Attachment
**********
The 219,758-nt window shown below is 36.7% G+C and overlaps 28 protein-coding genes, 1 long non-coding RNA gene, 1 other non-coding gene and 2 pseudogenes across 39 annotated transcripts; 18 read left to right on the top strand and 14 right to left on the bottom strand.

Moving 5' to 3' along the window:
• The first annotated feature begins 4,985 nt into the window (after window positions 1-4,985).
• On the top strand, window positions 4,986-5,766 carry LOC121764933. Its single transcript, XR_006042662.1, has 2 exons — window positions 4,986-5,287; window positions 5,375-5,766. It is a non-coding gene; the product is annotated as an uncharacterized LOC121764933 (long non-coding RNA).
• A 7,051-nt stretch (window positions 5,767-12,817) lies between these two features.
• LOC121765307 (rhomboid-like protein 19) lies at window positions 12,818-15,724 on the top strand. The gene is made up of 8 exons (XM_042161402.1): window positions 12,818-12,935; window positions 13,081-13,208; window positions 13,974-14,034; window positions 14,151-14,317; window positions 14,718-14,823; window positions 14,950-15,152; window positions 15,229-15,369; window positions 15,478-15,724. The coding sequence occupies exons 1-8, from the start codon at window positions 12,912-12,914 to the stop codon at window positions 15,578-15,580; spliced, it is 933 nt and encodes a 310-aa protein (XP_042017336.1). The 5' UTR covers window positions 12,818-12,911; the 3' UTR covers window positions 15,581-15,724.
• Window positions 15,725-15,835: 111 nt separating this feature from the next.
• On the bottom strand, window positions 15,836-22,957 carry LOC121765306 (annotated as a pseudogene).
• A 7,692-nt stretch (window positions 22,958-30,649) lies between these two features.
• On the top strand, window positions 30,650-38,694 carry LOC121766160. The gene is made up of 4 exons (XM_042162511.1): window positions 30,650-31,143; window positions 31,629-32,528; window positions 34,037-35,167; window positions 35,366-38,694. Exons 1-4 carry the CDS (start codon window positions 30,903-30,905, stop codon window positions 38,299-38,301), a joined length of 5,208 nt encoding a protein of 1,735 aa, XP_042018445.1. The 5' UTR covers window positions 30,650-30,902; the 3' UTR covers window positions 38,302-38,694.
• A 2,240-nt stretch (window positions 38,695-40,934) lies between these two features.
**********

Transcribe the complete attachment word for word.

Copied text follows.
The 219,758-nt window shown below is 36.7% G+C and overlaps 28 protein-coding genes, 1 long non-coding RNA gene, 1 other non-coding gene and 2 pseudogenes across 39 annotated transcripts; 18 read left to right on the top strand and 14 right to left on the bottom strand.

Moving 5' to 3' along the window:
• The first annotated feature begins 4,985 nt into the window (after window positions 1-4,985).
• On the top strand, window positions 4,986-5,766 carry LOC121764933. Its single transcript, XR_006042662.1, has 2 exons — window positions 4,986-5,287; window positions 5,375-5,766. It is a non-coding gene; the product is annotated as an uncharacterized LOC121764933 (long non-coding RNA).
• A 7,051-nt stretch (window positions 5,767-12,817) lies between these two features.
• LOC121765307 (rhomboid-like protein 19) lies at window positions 12,818-15,724 on the top strand. The gene is made up of 8 exons (XM_042161402.1): window positions 12,818-12,935; window positions 13,081-13,208; window positions 13,974-14,034; window positions 14,151-14,317; window positions 14,718-14,823; window positions 14,950-15,152; window positions 15,229-15,369; window positions 15,478-15,724. The coding sequence occupies exons 1-8, from the start codon at window positions 12,912-12,914 to the stop codon at window positions 15,578-15,580; spliced, it is 933 nt and encodes a 310-aa protein (XP_042017336.1). The 5' UTR covers window positions 12,818-12,911; the 3' UTR covers window positions 15,581-15,724.
• Window positions 15,725-15,835: 111 nt separating this feature from the next.
• On the bottom strand, window positions 15,836-22,957 carry LOC121765306 (annotated as a pseudogene).
• A 7,692-nt stretch (window positions 22,958-30,649) lies between these two features.
• On the top strand, window positions 30,650-38,694 carry LOC121766160. The gene is made up of 4 exons (XM_042162511.1): window positions 30,650-31,143; window positions 31,629-32,528; window positions 34,037-35,167; window positions 35,366-38,694. Exons 1-4 carry the CDS (start codon window positions 30,903-30,905, stop codon window positions 38,299-38,301), a joined length of 5,208 nt encoding a protein of 1,735 aa, XP_042018445.1. The 5' UTR covers window positions 30,650-30,902; the 3' UTR covers window positions 38,302-38,694.
• A 2,240-nt stretch (window positions 38,695-40,934) lies between these two features.